Why? Because we were fighting for vapid abstractions like “democracy.” You know a word is a vapid abstraction when two nations as different as ours and North Korea’s use it to describe themselves. (North Korea’s official title is “The Democratic People’s Republic of Korea,” or DPRK.)
We Yanks were fighting against
another vapid abstraction, “Communism.” The Vietnamese were fighting for their homes, families, and villages, and against the “White Devils” who were destroying their homes, bombing and napalming their villages, and (mostly unintentionally) killing their women and children. As if that weren’t enough, the Vietnamese had been carrying on a similar fight against a much closer and much larger giant (China) for most of a millennium.
The Vietnamese were fighting for their country and their future. We were fighting for mere words uttered by clueless pols. Relative to the Vietnamese, we were soft and lazy. Even with all our B-52s, napalm, the defoliant Agent Orange, and other high technology, we lost.
Don’t get me wrong. Enjoy the good life when you can get it. It’s not the natural state of Man, or of any other species. But it’s wonderful while it lasts.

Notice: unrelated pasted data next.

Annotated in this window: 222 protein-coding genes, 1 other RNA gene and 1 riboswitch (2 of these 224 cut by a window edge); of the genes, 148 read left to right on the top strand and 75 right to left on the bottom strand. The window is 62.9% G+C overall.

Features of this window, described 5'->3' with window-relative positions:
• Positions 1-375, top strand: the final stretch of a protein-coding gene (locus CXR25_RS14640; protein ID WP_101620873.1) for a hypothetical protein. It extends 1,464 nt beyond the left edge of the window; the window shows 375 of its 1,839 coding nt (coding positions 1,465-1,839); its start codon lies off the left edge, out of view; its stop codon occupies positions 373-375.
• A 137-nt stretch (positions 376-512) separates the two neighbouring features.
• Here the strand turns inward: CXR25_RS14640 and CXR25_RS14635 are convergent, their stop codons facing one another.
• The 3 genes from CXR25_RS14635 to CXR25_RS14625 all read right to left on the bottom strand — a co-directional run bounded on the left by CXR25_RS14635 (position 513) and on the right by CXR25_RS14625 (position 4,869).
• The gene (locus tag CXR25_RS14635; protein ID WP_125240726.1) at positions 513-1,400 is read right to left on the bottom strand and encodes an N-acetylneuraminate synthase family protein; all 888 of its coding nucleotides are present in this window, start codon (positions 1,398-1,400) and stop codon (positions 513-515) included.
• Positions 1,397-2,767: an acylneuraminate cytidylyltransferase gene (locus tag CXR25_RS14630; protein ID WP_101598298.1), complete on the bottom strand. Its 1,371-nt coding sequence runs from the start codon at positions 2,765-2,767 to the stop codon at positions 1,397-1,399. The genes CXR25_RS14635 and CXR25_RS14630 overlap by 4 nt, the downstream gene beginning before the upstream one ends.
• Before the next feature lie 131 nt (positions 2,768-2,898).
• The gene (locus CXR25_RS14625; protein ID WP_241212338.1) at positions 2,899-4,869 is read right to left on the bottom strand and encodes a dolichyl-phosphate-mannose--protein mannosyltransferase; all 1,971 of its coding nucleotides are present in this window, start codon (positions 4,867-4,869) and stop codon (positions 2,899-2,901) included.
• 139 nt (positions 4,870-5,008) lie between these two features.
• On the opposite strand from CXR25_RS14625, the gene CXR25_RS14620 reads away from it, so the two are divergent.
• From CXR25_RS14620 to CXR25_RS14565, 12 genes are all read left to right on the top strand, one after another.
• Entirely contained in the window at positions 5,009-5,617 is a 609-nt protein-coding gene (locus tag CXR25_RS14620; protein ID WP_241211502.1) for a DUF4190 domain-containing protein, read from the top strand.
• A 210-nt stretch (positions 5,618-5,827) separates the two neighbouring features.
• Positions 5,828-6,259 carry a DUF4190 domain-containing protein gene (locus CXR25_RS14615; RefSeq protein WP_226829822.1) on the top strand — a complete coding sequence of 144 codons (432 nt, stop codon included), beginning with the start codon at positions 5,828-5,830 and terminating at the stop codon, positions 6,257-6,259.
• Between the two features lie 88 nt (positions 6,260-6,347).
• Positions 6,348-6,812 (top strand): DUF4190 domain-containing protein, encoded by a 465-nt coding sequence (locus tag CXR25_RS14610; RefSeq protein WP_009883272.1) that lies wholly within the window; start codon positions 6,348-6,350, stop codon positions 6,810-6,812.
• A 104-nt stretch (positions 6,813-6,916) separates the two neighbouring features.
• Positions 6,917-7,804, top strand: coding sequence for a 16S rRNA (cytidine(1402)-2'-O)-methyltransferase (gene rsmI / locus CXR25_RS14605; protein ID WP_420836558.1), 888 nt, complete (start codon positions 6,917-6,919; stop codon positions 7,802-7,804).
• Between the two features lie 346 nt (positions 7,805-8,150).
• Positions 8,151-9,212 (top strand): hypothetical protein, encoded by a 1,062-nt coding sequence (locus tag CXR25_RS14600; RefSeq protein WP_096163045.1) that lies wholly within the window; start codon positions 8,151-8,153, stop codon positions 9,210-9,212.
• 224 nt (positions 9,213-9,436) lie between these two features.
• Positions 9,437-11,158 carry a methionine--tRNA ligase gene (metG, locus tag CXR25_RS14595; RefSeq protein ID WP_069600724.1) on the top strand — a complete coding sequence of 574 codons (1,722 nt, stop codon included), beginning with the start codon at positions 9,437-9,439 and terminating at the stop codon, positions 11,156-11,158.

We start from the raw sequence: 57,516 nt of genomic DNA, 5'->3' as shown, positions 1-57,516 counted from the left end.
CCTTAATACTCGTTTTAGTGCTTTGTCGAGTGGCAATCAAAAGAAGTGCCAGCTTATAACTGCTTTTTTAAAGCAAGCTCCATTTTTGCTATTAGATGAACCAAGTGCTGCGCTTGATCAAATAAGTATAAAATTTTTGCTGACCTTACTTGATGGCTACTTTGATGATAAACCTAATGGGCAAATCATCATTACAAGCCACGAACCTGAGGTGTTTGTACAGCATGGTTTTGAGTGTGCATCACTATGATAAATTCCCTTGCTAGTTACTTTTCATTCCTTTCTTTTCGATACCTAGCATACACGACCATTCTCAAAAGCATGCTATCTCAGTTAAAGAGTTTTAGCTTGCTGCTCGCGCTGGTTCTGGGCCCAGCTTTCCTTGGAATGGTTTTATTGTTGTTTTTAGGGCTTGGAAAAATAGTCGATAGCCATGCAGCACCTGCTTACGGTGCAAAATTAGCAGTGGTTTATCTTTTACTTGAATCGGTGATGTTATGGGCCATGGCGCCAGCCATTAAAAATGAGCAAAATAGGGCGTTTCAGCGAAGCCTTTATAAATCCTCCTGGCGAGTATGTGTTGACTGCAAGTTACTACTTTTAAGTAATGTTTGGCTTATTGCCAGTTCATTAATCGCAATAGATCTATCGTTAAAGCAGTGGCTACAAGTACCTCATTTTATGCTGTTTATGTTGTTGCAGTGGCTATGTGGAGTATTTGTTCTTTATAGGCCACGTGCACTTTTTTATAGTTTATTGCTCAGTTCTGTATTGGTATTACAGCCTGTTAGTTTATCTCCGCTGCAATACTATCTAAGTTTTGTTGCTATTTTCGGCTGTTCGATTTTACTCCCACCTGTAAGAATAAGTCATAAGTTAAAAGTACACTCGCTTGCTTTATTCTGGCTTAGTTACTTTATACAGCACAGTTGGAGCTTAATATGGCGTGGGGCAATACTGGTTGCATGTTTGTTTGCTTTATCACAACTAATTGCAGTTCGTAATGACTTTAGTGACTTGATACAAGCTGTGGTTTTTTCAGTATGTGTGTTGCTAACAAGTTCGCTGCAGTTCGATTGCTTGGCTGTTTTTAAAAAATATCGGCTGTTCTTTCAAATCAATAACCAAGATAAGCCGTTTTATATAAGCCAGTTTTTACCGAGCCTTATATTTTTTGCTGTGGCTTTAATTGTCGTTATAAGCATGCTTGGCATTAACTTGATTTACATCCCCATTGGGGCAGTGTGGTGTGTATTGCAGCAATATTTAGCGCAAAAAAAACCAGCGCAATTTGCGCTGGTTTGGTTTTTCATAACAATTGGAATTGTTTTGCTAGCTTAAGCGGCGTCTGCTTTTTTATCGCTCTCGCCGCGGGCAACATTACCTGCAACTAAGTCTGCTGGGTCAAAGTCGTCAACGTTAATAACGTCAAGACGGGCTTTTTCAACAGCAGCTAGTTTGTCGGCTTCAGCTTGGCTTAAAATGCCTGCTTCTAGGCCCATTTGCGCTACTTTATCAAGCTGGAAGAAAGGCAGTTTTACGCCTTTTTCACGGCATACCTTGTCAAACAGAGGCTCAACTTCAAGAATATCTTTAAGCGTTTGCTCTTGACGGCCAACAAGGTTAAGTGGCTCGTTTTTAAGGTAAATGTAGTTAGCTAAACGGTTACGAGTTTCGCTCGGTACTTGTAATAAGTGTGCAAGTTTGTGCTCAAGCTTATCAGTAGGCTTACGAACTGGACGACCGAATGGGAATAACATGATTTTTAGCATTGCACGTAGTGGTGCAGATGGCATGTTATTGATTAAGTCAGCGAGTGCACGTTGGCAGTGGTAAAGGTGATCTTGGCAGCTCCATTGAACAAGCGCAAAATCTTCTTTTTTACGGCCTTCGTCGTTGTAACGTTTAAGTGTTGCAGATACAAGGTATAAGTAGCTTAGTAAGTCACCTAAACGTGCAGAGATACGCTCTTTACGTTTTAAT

There’s just one problem with the good life, which Man has known since Athens and Sparta. It doesn’t last long. If it does
go on too long, it makes you weak, lazy, selfish and stupid. Then life inevitably gets harder.
How can you tell this is happening to us? Just listen to a native-born college kid whine about a cell phone not working or an Uber “taxi” being ten minutes late. No Man Hoo Kwong would ever complain of such trivia. Nor would a Man Hoo Kwong ever think of voting for a clown like Trump or Cruz. That’s why, among many other reasons, we need more Kwongs, lots more.
Recently Bloomberg.com published a long bio
of another Vietnamese refugee, named Tri Tran. He’s leading the pack in a very difficult business: delivering tasty, microwaveable meals to city customers on short notice. His bio reads a lot like Kwong’s and the missile bearer’s: a tale of unspeakable hardship, followed by grasping every opportunity that came his way with both hands.
There’s nothing special about Vietnamese refugees. What makes them special is what we Yanks used to be
. Once upon a time, we were human, if not always humane. We were loyal and true to people who—against all odds and unspeakable hardship—tried to help us help them make their lives and nations better.
Our misadventure in Vietnam was a ghastly mistake from the very beginning. We picked up a colonial war from the French, not recognizing that Vietnam’s revolution looked more like our own in 1776 than a falling of fictional Communist dominoes.
But at least our intentions
were good. We thought we might help create something like South Korea, again, with our own blood and sacrifice.